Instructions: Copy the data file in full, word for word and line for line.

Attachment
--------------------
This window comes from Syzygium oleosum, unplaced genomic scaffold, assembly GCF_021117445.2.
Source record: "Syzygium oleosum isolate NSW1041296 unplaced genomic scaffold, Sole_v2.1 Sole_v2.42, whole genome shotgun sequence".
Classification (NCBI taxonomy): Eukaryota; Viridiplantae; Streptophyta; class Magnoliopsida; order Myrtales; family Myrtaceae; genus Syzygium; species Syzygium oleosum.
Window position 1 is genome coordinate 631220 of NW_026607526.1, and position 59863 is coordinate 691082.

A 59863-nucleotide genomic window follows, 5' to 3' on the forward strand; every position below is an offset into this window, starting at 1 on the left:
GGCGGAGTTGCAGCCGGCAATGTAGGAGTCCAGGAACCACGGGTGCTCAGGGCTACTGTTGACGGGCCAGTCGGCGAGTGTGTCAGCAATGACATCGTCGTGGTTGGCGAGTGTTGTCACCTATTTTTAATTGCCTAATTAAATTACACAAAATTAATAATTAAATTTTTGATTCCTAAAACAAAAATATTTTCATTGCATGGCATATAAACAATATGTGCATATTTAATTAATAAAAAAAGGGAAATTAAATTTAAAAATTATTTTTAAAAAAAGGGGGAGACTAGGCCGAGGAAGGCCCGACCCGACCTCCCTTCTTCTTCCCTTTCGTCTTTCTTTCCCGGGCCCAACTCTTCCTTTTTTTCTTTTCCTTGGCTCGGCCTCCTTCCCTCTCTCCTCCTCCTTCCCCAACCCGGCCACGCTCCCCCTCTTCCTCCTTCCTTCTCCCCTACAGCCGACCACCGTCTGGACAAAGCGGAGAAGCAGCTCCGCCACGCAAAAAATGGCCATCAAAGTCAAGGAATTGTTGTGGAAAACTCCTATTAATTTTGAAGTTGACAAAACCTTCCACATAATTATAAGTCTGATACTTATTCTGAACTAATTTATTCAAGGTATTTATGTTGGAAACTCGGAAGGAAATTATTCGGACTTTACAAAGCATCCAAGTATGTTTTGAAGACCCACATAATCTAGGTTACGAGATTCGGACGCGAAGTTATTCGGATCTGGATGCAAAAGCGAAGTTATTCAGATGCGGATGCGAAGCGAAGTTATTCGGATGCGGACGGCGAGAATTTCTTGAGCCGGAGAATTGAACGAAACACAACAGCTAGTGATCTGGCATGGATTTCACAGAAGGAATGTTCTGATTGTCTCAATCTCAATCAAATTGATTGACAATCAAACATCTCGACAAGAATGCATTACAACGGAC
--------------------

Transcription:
This window comes from Syzygium oleosum, unplaced genomic scaffold, assembly GCF_021117445.2.
Source record: "Syzygium oleosum isolate NSW1041296 unplaced genomic scaffold, Sole_v2.1 Sole_v2.42, whole genome shotgun sequence".
Classification (NCBI taxonomy): Eukaryota; Viridiplantae; Streptophyta; class Magnoliopsida; order Myrtales; family Myrtaceae; genus Syzygium; species Syzygium oleosum.
Window position 1 is genome coordinate 631220 of NW_026607526.1, and position 59863 is coordinate 691082.

A 59863-nucleotide genomic window follows, 5' to 3' on the forward strand; every position below is an offset into this window, starting at 1 on the left:
GGCGGAGTTGCAGCCGGCAATGTAGGAGTCCAGGAACCACGGGTGCTCAGGGCTACTGTTGACGGGCCAGTCGGCGAGTGTGTCAGCAATGACATCGTCGTGGTTGGCGAGTGTTGTCACCTATTTTTAATTGCCTAATTAAATTACACAAAATTAATAATTAAATTTTTGATTCCTAAAACAAAAATATTTTCATTGCATGGCATATAAACAATATGTGCATATTTAATTAATAAAAAAAGGGAAATTAAATTTAAAAATTATTTTTAAAAAAAGGGGGAGACTAGGCCGAGGAAGGCCCGACCCGACCTCCCTTCTTCTTCCCTTTCGTCTTTCTTTCCCGGGCCCAACTCTTCCTTTTTTTCTTTTCCTTGGCTCGGCCTCCTTCCCTCTCTCCTCCTCCTTCCCCAACCCGGCCACGCTCCCCCTCTTCCTCCTTCCTTCTCCCCTACAGCCGACCACCGTCTGGACAAAGCGGAGAAGCAGCTCCGCCACGCAAAAAATGGCCATCAAAGTCAAGGAATTGTTGTGGAAAACTCCTATTAATTTTGAAGTTGACAAAACCTTCCACATAATTATAAGTCTGATACTTATTCTGAACTAATTTATTCAAGGTATTTATGTTGGAAACTCGGAAGGAAATTATTCGGACTTTACAAAGCATCCAAGTATGTTTTGAAGACCCACATAATCTAGGTTACGAGATTCGGACGCGAAGTTATTCGGATCTGGATGCAAAAGCGAAGTTATTCAGATGCGGATGCGAAGCGAAGTTATTCGGATGCGGACGGCGAGAATTTCTTGAGCCGGAGAATTGAACGAAACACAACAGCTAGTGATCTGGCATGGATTTCACAGAAGGAATGTTCTGATTGTCTCAATCTCAATCAAATTGATTGACAATCAAACATCTCGACAAGAATGCATTACAACGGAC